In The Politics of Autism, I discuss health care issues and state Medicaid services for people with intellectual and developmental disabilities.
Adolescents with autism spectrum disorder (ASD) use emergency-department services four times as often as their peers without autism, according to Penn State College of Medicine researchers. The findings suggest that youth with autism may need better access to primary care and specialist services.
The researchers looked at private insurance healthcare claims from 2005 to 2013 in 12- to 21-year-olds. Adolescents with autism included in the study received at least two separate diagnoses of ASD over the timeframe. Two diagnoses reduce the chance of including misdiagnoses.
Although there was no significant increase in autism rates among adolescents in the study over the nine-year period, emergency-department use in adolescents with autism increased five-fold, from 3 percent in 2005 to 16 percent in 2013. During the same time period, emergency-department use in adolescents without an autism diagnosis remained steady at around 3 percent. Researchers report their results in the Journal of Autism and Developmental Disorders.
On average, adolescents with autism had a four-times higher risk of visiting the emergency department than adolescents without ASD. Older adolescents with autism also visited the emergency department more often than their younger counterparts. A third of middle and late adolescents in this group had medical emergencies, compared to just one-tenth of early adolescents. Females were more likely to visit the emergency room than males and individuals living in rural areas were more likely to visit the emergency room than those living in urban areas.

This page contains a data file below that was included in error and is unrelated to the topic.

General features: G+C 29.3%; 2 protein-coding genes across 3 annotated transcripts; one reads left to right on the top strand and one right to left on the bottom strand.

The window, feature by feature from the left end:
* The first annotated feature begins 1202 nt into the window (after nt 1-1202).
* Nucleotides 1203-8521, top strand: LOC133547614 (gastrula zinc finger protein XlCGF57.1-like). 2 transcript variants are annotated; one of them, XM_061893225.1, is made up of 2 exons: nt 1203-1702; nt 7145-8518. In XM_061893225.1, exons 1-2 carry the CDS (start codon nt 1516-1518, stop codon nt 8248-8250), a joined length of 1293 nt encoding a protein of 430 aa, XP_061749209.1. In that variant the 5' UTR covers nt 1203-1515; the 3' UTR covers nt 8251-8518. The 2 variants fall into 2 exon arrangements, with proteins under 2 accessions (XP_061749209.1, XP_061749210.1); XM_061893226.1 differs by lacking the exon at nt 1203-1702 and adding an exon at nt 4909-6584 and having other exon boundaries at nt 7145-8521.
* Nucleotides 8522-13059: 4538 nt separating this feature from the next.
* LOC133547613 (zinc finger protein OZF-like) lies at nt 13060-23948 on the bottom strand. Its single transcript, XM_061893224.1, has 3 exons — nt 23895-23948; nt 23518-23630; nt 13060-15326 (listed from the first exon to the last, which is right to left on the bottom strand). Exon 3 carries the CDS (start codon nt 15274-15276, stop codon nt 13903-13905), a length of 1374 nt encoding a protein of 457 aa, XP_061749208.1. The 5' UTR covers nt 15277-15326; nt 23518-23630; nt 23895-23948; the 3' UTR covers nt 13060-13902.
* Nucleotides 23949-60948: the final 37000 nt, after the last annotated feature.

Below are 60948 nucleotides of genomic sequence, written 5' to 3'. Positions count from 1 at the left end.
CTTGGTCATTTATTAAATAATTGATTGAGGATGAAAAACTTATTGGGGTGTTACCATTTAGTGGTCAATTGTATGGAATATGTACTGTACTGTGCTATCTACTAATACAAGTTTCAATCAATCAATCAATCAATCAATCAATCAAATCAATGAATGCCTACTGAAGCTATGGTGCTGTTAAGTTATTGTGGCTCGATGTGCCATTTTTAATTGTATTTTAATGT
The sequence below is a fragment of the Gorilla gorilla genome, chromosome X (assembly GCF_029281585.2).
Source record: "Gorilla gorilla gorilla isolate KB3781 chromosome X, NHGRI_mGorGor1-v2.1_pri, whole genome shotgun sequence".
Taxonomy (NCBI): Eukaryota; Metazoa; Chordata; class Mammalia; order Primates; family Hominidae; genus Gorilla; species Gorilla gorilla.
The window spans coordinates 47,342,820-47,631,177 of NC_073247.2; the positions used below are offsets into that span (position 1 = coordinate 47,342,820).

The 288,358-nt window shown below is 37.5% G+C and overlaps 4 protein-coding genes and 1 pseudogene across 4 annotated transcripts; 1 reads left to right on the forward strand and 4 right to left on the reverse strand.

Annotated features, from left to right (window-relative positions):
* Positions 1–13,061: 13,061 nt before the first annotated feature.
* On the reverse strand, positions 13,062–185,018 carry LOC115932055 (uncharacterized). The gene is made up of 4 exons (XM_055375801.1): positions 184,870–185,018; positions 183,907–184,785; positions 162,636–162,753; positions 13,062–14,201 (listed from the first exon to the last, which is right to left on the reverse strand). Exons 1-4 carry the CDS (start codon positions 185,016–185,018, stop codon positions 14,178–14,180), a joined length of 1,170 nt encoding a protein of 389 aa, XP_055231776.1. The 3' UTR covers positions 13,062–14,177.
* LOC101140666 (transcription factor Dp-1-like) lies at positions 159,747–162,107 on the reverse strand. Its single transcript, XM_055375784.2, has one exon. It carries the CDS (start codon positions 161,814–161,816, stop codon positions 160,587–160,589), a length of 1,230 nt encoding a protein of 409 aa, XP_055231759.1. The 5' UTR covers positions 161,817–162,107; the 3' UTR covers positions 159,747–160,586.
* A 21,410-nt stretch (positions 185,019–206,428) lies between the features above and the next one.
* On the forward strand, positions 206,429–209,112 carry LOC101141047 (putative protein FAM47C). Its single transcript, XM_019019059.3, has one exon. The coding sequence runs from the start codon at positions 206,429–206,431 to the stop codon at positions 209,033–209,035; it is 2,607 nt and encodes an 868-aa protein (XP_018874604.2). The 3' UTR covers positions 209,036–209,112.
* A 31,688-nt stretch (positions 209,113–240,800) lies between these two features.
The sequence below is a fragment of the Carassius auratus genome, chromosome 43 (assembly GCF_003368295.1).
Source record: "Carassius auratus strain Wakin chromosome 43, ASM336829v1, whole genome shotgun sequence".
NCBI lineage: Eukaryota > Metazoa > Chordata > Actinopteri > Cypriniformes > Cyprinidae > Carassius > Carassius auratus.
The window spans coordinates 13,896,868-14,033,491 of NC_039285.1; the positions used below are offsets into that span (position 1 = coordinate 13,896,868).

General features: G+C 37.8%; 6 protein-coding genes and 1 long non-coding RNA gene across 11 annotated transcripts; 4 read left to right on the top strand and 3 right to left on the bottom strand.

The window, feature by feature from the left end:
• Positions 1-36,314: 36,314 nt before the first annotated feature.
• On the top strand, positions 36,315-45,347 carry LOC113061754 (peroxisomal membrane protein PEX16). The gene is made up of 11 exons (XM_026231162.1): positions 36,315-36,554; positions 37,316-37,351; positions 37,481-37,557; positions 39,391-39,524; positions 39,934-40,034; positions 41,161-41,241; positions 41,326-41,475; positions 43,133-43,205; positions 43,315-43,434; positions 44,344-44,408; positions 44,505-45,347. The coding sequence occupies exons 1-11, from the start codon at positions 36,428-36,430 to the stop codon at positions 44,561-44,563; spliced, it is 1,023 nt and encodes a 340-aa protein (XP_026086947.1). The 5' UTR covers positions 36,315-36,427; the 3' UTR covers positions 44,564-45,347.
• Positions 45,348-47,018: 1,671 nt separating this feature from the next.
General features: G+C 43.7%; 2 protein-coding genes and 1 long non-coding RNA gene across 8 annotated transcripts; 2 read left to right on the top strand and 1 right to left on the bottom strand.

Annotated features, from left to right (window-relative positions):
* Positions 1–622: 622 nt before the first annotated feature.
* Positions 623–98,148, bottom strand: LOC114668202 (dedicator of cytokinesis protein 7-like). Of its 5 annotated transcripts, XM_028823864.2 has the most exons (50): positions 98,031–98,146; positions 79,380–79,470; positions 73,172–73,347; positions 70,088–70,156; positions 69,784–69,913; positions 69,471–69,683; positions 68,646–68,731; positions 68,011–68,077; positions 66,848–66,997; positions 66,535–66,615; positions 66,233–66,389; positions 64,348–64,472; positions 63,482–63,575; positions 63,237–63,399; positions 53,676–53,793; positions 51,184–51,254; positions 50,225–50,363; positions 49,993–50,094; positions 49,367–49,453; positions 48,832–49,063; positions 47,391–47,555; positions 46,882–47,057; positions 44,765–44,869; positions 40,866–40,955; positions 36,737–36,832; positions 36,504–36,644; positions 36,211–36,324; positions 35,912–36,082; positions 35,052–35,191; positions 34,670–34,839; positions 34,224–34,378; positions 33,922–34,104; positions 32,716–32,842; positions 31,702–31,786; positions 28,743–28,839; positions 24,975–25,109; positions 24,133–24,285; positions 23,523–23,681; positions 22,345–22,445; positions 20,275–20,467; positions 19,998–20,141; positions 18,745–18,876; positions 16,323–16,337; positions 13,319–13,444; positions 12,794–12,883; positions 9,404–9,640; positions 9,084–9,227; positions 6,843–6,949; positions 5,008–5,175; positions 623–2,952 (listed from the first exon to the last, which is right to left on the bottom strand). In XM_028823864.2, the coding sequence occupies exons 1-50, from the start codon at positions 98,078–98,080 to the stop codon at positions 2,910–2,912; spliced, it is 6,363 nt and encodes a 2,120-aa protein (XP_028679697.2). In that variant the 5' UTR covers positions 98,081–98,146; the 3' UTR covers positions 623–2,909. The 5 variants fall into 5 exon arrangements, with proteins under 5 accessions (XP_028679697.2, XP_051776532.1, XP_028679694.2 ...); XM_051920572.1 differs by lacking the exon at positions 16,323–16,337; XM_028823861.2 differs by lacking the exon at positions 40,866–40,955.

There was an increase over the study period in adolescents with autism who visited the emergency department for a mental health crisis. By 2013, 22 percent of emergency-department visits included a behavioral health concern, compared to 12 percent in 2005.
Previous research has shown that although youth with autism should be visiting primary care doctors and specialists more often than their peers, these services are underused in adolescents with ASD.
Guodong Liu, assistant professor of public health sciences and lead author of the study, said there could be a link between this underuse of preventive care services and overuse of emergency-department services.
"We believe if their regular medical and behavioral specialist services served them better, a big portion of them would end up with fewer emergency-department visits," he said.
In addition, Liu said, changes related to puberty and the transition to adulthood may be more difficult to manage for youth with autism compared to their peers. However, their parents and other caregivers may not be aware that they need extra guidance and support at this vulnerable time.